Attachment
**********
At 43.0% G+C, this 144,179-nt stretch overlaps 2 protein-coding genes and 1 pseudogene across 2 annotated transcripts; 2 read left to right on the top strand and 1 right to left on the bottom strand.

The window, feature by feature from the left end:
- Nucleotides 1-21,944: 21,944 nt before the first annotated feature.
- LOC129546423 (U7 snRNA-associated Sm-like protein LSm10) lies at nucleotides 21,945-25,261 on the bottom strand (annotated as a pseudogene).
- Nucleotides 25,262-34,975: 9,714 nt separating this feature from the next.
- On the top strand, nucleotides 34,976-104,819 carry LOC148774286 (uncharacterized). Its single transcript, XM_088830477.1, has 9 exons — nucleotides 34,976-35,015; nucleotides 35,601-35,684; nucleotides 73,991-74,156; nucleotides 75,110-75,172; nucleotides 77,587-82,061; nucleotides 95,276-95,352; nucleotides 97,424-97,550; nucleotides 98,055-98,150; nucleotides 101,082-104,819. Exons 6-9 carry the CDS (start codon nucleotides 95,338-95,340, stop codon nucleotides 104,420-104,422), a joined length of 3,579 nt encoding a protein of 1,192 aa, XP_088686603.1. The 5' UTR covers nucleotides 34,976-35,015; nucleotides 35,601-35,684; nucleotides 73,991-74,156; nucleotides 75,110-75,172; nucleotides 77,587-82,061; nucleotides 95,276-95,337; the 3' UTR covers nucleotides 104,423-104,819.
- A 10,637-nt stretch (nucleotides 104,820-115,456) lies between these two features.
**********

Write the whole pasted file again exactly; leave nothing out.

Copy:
At 43.0% G+C, this 144,179-nt stretch overlaps 2 protein-coding genes and 1 pseudogene across 2 annotated transcripts; 2 read left to right on the top strand and 1 right to left on the bottom strand.

The window, feature by feature from the left end:
- Nucleotides 1-21,944: 21,944 nt before the first annotated feature.
- LOC129546423 (U7 snRNA-associated Sm-like protein LSm10) lies at nucleotides 21,945-25,261 on the bottom strand (annotated as a pseudogene).
- Nucleotides 25,262-34,975: 9,714 nt separating this feature from the next.
- On the top strand, nucleotides 34,976-104,819 carry LOC148774286 (uncharacterized). Its single transcript, XM_088830477.1, has 9 exons — nucleotides 34,976-35,015; nucleotides 35,601-35,684; nucleotides 73,991-74,156; nucleotides 75,110-75,172; nucleotides 77,587-82,061; nucleotides 95,276-95,352; nucleotides 97,424-97,550; nucleotides 98,055-98,150; nucleotides 101,082-104,819. Exons 6-9 carry the CDS (start codon nucleotides 95,338-95,340, stop codon nucleotides 104,420-104,422), a joined length of 3,579 nt encoding a protein of 1,192 aa, XP_088686603.1. The 5' UTR covers nucleotides 34,976-35,015; nucleotides 35,601-35,684; nucleotides 73,991-74,156; nucleotides 75,110-75,172; nucleotides 77,587-82,061; nucleotides 95,276-95,337; the 3' UTR covers nucleotides 104,423-104,819.
- A 10,637-nt stretch (nucleotides 104,820-115,456) lies between these two features.